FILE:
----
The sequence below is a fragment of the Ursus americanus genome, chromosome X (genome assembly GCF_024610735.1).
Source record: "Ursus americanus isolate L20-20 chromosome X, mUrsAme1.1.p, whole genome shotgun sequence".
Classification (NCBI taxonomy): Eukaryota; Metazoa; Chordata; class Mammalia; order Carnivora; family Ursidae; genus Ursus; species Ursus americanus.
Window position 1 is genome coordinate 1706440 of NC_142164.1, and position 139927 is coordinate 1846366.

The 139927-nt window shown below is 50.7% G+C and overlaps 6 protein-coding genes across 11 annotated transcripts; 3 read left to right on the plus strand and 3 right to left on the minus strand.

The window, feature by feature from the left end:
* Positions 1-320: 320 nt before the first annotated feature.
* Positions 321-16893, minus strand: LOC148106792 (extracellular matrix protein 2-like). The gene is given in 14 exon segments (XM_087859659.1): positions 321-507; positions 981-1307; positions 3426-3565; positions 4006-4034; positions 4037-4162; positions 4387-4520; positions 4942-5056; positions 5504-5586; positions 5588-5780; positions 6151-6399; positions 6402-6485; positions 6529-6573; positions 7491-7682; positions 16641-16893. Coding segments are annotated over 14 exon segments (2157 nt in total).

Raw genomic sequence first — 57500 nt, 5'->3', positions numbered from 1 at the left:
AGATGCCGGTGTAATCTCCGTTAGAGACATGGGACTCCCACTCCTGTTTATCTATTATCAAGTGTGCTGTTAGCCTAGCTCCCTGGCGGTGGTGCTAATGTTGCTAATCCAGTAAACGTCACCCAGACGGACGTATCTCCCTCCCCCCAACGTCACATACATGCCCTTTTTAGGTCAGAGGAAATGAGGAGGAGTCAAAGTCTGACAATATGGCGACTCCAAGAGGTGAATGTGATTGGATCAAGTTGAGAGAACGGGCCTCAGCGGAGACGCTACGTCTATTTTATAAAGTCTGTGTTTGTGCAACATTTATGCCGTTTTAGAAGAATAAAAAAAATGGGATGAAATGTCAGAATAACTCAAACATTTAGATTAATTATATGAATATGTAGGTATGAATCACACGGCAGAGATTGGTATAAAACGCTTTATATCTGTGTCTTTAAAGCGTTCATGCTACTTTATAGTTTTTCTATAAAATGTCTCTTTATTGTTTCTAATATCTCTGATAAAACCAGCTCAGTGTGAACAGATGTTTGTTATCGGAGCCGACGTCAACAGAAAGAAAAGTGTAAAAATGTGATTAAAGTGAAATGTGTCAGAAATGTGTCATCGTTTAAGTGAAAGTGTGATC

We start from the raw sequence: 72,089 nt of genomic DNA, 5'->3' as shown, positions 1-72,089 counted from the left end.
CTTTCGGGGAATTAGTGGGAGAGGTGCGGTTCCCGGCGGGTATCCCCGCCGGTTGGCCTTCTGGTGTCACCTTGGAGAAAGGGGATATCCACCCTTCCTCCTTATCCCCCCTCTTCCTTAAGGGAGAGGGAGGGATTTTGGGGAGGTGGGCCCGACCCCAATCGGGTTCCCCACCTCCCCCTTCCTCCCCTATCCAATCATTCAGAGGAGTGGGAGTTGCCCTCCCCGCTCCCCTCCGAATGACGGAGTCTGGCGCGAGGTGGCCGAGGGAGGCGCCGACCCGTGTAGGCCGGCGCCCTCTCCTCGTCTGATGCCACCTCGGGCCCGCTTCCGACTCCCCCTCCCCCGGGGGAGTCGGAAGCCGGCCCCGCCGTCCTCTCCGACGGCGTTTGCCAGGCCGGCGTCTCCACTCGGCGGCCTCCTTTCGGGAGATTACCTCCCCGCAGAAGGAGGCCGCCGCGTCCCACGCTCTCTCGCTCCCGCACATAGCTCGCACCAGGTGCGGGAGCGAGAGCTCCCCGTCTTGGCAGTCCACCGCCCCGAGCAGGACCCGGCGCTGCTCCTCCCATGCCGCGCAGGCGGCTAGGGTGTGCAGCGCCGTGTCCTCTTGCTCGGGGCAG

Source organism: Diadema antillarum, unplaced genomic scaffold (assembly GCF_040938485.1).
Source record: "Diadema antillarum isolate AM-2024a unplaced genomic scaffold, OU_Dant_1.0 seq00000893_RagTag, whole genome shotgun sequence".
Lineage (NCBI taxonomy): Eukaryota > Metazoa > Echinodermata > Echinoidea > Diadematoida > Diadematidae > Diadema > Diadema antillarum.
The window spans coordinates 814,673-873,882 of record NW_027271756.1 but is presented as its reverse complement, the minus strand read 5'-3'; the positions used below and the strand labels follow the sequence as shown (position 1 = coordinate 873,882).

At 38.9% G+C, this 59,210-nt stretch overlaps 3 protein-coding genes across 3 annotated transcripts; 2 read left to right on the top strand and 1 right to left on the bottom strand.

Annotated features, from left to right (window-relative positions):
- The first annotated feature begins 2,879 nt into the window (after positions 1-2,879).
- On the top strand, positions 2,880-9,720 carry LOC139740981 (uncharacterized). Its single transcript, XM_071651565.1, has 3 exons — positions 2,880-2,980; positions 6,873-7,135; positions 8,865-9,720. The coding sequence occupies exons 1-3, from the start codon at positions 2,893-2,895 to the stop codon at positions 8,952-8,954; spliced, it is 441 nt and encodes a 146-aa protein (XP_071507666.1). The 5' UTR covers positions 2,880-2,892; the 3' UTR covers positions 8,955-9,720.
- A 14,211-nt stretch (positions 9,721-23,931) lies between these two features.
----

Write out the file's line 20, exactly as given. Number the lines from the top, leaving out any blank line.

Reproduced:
- On the top strand, positions 2,880-9,720 carry LOC139740981 (uncharacterized). Its single transcript, XM_071651565.1, has 3 exons — positions 2,880-2,980; positions 6,873-7,135; positions 8,865-9,720. The coding sequence occupies exons 1-3, from the start codon at positions 2,893-2,895 to the stop codon at positions 8,952-8,954; spliced, it is 441 nt and encodes a 146-aa protein (XP_071507666.1). The 5' UTR covers positions 2,880-2,892; the 3' UTR covers positions 8,955-9,720.